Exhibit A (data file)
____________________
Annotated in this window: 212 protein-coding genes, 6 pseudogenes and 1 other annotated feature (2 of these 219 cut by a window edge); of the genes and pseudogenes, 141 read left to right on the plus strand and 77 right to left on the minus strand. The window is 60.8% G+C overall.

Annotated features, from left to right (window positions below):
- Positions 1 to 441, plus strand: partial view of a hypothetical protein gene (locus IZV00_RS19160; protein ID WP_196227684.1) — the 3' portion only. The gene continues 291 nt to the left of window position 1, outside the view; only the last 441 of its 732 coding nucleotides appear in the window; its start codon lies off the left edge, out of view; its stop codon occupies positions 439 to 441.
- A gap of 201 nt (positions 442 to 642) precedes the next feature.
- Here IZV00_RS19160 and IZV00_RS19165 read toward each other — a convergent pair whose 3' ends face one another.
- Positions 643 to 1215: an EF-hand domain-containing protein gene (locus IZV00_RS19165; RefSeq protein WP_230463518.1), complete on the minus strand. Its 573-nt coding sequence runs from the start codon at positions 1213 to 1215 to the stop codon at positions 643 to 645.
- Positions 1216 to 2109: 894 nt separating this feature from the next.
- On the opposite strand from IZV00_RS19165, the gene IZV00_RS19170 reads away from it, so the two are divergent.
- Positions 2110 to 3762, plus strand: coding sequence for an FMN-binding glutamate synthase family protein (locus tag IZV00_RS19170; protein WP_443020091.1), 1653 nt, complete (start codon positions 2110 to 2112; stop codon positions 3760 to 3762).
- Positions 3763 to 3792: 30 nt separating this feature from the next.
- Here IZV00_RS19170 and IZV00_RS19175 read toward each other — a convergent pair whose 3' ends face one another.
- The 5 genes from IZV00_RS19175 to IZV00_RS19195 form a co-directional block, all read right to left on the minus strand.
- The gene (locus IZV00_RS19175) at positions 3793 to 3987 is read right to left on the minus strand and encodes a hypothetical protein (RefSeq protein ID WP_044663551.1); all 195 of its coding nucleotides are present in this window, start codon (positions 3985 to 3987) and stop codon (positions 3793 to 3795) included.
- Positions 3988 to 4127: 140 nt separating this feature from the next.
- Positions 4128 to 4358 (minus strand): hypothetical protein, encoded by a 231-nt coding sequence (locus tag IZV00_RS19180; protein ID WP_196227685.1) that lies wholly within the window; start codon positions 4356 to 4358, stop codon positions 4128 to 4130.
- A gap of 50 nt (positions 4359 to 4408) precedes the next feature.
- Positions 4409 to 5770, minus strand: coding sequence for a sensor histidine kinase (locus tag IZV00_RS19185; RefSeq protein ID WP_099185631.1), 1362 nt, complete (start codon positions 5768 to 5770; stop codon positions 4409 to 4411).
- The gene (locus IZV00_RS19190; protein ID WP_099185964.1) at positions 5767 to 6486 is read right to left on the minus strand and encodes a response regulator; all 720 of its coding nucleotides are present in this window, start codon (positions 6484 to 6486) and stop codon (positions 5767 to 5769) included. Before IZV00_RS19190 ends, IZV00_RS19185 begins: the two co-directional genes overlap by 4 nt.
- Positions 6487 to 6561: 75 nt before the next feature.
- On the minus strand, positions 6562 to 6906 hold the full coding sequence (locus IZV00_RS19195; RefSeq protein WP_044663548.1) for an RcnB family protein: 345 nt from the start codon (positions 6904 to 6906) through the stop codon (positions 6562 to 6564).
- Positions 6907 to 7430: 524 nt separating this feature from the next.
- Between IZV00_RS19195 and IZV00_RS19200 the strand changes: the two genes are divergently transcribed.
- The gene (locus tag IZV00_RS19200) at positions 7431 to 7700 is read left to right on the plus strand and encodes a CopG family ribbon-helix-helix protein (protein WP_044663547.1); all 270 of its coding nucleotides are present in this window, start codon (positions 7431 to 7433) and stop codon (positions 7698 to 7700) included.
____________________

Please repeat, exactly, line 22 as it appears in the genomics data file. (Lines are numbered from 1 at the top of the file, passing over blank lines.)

- Between IZV00_RS19195 and IZV00_RS19200 the strand changes: the two genes are divergently transcribed.